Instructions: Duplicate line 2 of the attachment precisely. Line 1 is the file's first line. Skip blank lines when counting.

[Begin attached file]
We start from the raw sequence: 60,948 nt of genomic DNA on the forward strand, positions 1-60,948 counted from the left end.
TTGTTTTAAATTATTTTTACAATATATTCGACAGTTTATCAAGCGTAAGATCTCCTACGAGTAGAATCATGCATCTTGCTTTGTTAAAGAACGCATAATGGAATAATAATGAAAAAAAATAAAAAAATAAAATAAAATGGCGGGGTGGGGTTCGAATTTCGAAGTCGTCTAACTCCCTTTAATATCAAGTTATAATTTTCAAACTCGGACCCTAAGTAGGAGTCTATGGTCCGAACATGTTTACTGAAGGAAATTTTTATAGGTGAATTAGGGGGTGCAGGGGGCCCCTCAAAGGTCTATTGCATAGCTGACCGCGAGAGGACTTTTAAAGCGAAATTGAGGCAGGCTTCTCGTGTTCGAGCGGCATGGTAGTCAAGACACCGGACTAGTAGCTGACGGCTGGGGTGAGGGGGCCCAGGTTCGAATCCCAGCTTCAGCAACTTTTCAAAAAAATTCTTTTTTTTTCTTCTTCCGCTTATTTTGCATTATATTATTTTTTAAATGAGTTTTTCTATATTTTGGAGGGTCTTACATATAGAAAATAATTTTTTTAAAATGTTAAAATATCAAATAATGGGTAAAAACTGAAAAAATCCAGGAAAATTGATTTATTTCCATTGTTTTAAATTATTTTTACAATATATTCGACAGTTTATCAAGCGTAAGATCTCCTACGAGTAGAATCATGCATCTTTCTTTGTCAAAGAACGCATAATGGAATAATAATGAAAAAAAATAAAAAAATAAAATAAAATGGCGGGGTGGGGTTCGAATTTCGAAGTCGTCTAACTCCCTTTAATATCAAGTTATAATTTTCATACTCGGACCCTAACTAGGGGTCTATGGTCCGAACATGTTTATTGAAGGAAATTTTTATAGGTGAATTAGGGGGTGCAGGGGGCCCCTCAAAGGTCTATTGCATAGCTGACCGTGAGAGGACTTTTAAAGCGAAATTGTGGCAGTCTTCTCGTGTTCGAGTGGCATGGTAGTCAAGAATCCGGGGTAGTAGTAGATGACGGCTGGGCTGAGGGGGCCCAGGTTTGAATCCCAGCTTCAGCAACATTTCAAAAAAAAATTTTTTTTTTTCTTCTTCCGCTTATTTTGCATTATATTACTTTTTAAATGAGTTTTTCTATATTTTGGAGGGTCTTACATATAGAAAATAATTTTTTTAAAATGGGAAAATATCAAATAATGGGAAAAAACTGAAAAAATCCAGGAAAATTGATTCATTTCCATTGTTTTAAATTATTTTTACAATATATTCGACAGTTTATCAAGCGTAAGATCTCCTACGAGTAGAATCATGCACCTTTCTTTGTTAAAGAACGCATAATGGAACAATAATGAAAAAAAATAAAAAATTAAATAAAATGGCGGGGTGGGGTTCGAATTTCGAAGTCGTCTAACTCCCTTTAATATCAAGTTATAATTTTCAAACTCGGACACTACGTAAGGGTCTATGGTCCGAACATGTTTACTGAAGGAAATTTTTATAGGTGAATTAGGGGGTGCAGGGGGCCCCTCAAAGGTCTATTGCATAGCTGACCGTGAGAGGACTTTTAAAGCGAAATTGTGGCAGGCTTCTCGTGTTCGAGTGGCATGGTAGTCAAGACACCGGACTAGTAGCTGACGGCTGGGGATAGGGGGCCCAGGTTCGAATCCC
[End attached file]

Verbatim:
TTGTTTTAAATTATTTTTACAATATATTCGACAGTTTATCAAGCGTAAGATCTCCTACGAGTAGAATCATGCATCTTGCTTTGTTAAAGAACGCATAATGGAATAATAATGAAAAAAAATAAAAAAATAAAATAAAATGGCGGGGTGGGGTTCGAATTTCGAAGTCGTCTAACTCCCTTTAATATCAAGTTATAATTTTCAAACTCGGACCCTAAGTAGGAGTCTATGGTCCGAACATGTTTACTGAAGGAAATTTTTATAGGTGAATTAGGGGGTGCAGGGGGCCCCTCAAAGGTCTATTGCATAGCTGACCGCGAGAGGACTTTTAAAGCGAAATTGAGGCAGGCTTCTCGTGTTCGAGCGGCATGGTAGTCAAGACACCGGACTAGTAGCTGACGGCTGGGGTGAGGGGGCCCAGGTTCGAATCCCAGCTTCAGCAACTTTTCAAAAAAATTCTTTTTTTTTCTTCTTCCGCTTATTTTGCATTATATTATTTTTTAAATGAGTTTTTCTATATTTTGGAGGGTCTTACATATAGAAAATAATTTTTTTAAAATGTTAAAATATCAAATAATGGGTAAAAACTGAAAAAATCCAGGAAAATTGATTTATTTCCATTGTTTTAAATTATTTTTACAATATATTCGACAGTTTATCAAGCGTAAGATCTCCTACGAGTAGAATCATGCATCTTTCTTTGTCAAAGAACGCATAATGGAATAATAATGAAAAAAAATAAAAAAATAAAATAAAATGGCGGGGTGGGGTTCGAATTTCGAAGTCGTCTAACTCCCTTTAATATCAAGTTATAATTTTCATACTCGGACCCTAACTAGGGGTCTATGGTCCGAACATGTTTATTGAAGGAAATTTTTATAGGTGAATTAGGGGGTGCAGGGGGCCCCTCAAAGGTCTATTGCATAGCTGACCGTGAGAGGACTTTTAAAGCGAAATTGTGGCAGTCTTCTCGTGTTCGAGTGGCATGGTAGTCAAGAATCCGGGGTAGTAGTAGATGACGGCTGGGCTGAGGGGGCCCAGGTTTGAATCCCAGCTTCAGCAACATTTCAAAAAAAAATTTTTTTTTTTCTTCTTCCGCTTATTTTGCATTATATTACTTTTTAAATGAGTTTTTCTATATTTTGGAGGGTCTTACATATAGAAAATAATTTTTTTAAAATGGGAAAATATCAAATAATGGGAAAAAACTGAAAAAATCCAGGAAAATTGATTCATTTCCATTGTTTTAAATTATTTTTACAATATATTCGACAGTTTATCAAGCGTAAGATCTCCTACGAGTAGAATCATGCACCTTTCTTTGTTAAAGAACGCATAATGGAACAATAATGAAAAAAAATAAAAAATTAAATAAAATGGCGGGGTGGGGTTCGAATTTCGAAGTCGTCTAACTCCCTTTAATATCAAGTTATAATTTTCAAACTCGGACACTACGTAAGGGTCTATGGTCCGAACATGTTTACTGAAGGAAATTTTTATAGGTGAATTAGGGGGTGCAGGGGGCCCCTCAAAGGTCTATTGCATAGCTGACCGTGAGAGGACTTTTAAAGCGAAATTGTGGCAGGCTTCTCGTGTTCGAGTGGCATGGTAGTCAAGACACCGGACTAGTAGCTGACGGCTGGGGATAGGGGGCCCAGGTTCGAATCCC